Frequent Flyer Miles: What to Do With Extra Miles

As each year draws to a close, many road warriors face the prospect of forfeiting their hard-earned frequent flyer miles because they won’t be able to use them before they expire.

Here are three interesting ways to use such seemingly “wasted” miles.

Incentive miles: Very often, you may find that you don’t even have enough miles to take advantage of an upgrade. Experienced frequent fliers recommend purchasing incentive miles instead. Incentive miles are blocks of airline frequent flyer miles that companies can buy to distribute as business incentives. Suggest that your employer buy these miles; they are available in practically all of today’s frequent flier programs.

If you are an individual business traveler, however, you may be limited as to which airline’s miles you can purchase. United Airlines, for example does not allow individual members to purchase miles – only organizations.

A warning: Although incentive miles generally cost two cents a mile, airlines often add a service fee of $60 to $75 per transaction. Also, incentive miles generally have minimum purchase requirements. Companies are also subject to a 7.5 percent federal tax on all frequent flyer miles purchased from an airline. Be sure to weigh all of these factors before you decide whether or not to purchase incentive miles.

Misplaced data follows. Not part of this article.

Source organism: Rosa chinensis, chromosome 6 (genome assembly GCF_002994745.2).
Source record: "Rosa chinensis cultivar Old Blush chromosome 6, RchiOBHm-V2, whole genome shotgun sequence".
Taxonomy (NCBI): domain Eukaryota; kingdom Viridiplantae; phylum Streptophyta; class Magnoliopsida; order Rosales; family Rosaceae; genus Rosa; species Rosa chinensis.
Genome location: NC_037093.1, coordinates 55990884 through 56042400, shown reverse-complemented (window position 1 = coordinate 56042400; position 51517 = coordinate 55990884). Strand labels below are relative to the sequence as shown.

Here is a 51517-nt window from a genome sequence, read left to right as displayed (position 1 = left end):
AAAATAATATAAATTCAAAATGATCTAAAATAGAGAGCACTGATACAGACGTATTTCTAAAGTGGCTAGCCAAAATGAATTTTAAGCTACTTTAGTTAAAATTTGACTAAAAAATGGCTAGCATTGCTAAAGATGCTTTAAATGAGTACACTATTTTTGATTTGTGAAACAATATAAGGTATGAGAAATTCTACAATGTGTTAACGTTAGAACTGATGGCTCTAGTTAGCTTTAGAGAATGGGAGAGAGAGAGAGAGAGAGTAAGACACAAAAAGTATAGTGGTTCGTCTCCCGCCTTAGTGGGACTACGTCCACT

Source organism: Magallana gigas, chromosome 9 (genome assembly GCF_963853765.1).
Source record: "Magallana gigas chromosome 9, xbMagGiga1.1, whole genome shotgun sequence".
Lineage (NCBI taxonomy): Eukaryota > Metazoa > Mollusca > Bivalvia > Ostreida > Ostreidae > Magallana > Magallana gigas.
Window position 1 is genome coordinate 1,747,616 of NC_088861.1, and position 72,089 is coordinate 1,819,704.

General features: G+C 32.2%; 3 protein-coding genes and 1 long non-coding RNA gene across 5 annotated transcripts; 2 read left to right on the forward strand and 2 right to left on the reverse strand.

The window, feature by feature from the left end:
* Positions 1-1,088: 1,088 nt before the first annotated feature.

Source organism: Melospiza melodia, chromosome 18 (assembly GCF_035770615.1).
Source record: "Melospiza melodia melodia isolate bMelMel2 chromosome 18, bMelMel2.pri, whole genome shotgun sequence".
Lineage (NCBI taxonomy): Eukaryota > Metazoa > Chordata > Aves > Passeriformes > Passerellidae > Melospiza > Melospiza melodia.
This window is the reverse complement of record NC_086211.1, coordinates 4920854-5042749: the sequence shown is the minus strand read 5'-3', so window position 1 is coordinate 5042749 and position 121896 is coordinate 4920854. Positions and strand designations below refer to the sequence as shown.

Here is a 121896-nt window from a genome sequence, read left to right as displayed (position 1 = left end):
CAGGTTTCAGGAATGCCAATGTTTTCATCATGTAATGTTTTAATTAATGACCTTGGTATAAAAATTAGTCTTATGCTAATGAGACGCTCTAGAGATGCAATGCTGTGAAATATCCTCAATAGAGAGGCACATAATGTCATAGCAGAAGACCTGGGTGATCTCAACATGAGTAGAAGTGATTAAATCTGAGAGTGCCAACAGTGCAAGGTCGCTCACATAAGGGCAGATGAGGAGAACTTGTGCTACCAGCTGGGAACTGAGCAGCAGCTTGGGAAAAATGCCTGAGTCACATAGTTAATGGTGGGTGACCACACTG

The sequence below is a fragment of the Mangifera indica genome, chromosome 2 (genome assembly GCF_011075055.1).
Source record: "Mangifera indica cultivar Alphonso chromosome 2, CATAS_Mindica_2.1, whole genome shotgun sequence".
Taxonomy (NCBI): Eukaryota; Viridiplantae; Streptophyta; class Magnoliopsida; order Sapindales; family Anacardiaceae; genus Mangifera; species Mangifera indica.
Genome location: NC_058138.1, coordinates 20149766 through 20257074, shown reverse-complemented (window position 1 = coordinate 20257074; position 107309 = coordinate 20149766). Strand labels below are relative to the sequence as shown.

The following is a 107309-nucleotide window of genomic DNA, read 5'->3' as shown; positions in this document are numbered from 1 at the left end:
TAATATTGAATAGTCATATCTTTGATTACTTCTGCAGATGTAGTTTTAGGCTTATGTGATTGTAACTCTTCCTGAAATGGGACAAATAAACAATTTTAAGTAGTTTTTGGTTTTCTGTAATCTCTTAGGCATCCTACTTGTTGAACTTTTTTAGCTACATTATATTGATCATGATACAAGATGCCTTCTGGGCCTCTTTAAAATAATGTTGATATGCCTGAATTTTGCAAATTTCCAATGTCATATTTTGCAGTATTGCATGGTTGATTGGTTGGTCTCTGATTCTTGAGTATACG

Award Vouchers: If you have traveled so much that you are left with at least 25,000 miles expiring at the end of the year, request an award coupon or voucher even if you don’t have any immediate travel plans. These vouchers usually expire one year after you acquire them. For many airlines, you don’t need to specify on which flight or route you want to fly; just ask for a voucher at a specific mileage level.

If you have less than 25,000 miles, consider purchasing an upgrade certificate. These awards generally start at 10,000 or 15,000 miles and are also good for a year after purchase.

Check for special deals: Some frequent flyer programs offer special bonuses for travelers who have miles or points that will soon expire. These often include hospitality awards that may be utilized for car rental deals and hotel room stays. These deals usually require just 10,000 to 12,000 miles. Certain airlines also allow program members to exchange a small amount of their miles in exchange for fare discounts. Although this still leaves you with miles to spare, it is better than allowing the entire mileage to lapse.